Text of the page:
Putting up the sails and turning off the engine is …priceless.
Ham radio operators are the kindest and sweetest when you are in the middle of the ocean trying to connect with family across the miles or obtain weather information.
At 545 AM in the middle of the Atlantic Gulf Stream you can have a night sky to port with a full moon and daybreak to starboard with a sunrise. Never imagined I would ever see that.
Returning home stirs mixed emotions…Like any vacation it wouldn’t be a vacation if you weren’t returning home. We look forward to this being our routine…someday.
The night is fraught with thunderstorms surrounding us noted on radar, that luckily never come close enough to affect our travel. We follow a few cruise ships across the Stream, then realize they We arrive at St Simon’s Inlet in Georgia at daybreak.
We are welcomed by shrimpers and fishermen heading out to sea for a days work. We pass container ships waiting in the high seas for daylight to head into their dockage in daylight.
It is about an hour and a half trek from open ocean to Brunswick Landing and our slip on dock 15. We arrive by 9 am as the fog and clouds are lifting. We hear calls on the radio about the unfortunate loss of life the night before during the storm we watched from a distance out at sea. It is a small fishing boat that is turned over and 3 persons are missing. It is a strange feeling to know that we have come hundreds of miles in some of the deepest ocean and lives can be lost in local shallower waters on a whim.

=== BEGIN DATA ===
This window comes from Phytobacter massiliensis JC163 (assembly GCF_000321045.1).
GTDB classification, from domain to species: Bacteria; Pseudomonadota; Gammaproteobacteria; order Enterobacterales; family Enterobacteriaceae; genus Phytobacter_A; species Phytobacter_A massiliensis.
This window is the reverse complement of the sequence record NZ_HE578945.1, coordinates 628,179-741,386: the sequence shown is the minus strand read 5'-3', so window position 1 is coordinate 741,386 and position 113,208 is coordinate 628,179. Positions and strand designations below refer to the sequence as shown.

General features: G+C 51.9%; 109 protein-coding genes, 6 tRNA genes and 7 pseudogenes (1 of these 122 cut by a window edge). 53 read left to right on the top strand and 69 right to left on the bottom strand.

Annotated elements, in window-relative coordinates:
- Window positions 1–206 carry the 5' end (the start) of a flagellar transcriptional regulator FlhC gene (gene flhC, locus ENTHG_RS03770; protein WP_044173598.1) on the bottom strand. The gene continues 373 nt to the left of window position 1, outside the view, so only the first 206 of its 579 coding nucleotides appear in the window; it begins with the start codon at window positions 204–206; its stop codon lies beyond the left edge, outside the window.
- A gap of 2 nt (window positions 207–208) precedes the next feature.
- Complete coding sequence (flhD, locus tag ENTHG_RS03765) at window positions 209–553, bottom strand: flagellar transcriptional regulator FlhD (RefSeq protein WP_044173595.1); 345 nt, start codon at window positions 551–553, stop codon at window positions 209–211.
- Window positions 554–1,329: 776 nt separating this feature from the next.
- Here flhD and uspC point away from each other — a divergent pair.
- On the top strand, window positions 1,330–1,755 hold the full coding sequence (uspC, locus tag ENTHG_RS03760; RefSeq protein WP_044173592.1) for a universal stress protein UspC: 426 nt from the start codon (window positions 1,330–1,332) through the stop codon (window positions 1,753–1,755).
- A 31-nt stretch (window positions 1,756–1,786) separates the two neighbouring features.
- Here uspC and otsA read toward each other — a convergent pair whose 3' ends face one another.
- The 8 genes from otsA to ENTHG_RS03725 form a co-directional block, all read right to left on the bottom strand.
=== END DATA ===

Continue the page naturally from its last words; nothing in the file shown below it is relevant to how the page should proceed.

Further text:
Our final task on arrival, aside from cleaning out the boat and making preparations to close for the season, is to contact US customs. We make a call to the local authorities who indicate that they will arrive before noon. We begin clearing off the deck, taking down sails and organizing equipment. Customs arrives in triplicate. We have the cruising paperwork and passports ready for them. They inspect the vessel and aside from giving us a lecture on not bringing back fruits and vegetables (which we originally purchased in Jupiter FL) as well as opened cheese meats, we are cleared….back in the USA
Thanks for visiting! I love your comments! Come back soon…Lost Loon adventures continue!